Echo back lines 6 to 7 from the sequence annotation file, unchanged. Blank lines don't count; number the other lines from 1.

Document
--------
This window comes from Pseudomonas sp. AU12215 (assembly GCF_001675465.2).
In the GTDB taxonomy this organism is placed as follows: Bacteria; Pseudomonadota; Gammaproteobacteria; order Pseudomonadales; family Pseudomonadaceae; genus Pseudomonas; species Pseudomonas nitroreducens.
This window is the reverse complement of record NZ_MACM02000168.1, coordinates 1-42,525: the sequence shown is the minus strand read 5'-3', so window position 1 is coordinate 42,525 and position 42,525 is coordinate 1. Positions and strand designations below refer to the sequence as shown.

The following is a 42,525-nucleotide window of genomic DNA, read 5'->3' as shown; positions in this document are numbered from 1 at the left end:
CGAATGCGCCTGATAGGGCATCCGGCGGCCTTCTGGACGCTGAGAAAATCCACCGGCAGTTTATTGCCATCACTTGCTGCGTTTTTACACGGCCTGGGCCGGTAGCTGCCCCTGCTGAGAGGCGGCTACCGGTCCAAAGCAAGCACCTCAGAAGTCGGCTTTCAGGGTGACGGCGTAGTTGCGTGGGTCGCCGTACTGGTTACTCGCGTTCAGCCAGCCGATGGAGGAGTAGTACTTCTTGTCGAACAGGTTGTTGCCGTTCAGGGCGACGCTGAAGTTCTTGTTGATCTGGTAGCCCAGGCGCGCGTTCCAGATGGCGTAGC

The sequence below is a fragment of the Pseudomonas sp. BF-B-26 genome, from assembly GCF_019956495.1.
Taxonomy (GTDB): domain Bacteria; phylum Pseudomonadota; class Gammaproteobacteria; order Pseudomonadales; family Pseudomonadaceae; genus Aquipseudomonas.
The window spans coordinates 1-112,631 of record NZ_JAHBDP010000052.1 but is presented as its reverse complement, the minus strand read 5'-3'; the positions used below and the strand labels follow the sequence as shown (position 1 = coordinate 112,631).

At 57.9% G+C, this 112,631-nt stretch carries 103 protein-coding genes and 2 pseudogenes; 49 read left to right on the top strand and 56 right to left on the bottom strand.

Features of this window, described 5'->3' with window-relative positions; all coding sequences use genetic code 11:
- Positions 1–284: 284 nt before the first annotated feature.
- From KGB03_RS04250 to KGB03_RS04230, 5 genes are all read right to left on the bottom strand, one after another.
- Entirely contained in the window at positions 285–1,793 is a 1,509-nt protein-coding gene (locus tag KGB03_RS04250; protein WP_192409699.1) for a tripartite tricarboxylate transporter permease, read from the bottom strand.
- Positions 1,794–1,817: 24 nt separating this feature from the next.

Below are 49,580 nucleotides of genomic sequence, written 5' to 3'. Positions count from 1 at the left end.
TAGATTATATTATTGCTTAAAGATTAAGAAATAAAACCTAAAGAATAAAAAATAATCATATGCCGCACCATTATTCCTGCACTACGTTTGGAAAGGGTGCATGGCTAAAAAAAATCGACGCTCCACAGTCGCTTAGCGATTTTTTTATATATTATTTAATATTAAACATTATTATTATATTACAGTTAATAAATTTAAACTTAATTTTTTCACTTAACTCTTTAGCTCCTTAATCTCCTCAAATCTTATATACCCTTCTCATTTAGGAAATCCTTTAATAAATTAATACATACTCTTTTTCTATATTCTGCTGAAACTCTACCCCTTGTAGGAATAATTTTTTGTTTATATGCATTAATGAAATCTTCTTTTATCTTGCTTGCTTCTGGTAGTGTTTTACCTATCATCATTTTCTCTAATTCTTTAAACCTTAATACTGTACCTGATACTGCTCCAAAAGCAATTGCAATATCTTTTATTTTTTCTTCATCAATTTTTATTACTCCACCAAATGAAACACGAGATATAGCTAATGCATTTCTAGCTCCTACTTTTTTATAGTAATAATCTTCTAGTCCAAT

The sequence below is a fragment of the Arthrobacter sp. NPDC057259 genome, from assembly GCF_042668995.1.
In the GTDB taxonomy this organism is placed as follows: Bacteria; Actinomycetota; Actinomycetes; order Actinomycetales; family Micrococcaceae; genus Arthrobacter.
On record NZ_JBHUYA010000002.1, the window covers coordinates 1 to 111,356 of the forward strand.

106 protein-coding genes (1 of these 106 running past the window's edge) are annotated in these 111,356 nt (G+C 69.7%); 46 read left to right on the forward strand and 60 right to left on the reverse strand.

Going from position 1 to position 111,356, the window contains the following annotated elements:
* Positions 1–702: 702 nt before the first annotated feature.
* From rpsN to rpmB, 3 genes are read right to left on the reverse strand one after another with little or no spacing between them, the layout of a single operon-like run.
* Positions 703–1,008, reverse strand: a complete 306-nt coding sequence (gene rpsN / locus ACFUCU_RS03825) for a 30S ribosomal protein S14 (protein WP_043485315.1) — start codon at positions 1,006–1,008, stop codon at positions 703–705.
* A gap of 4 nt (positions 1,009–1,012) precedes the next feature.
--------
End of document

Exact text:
The sequence below is a fragment of the Pseudomonas sp. BF-B-26 genome, from assembly GCF_019956495.1.
Taxonomy (GTDB): domain Bacteria; phylum Pseudomonadota; class Gammaproteobacteria; order Pseudomonadales; family Pseudomonadaceae; genus Aquipseudomonas.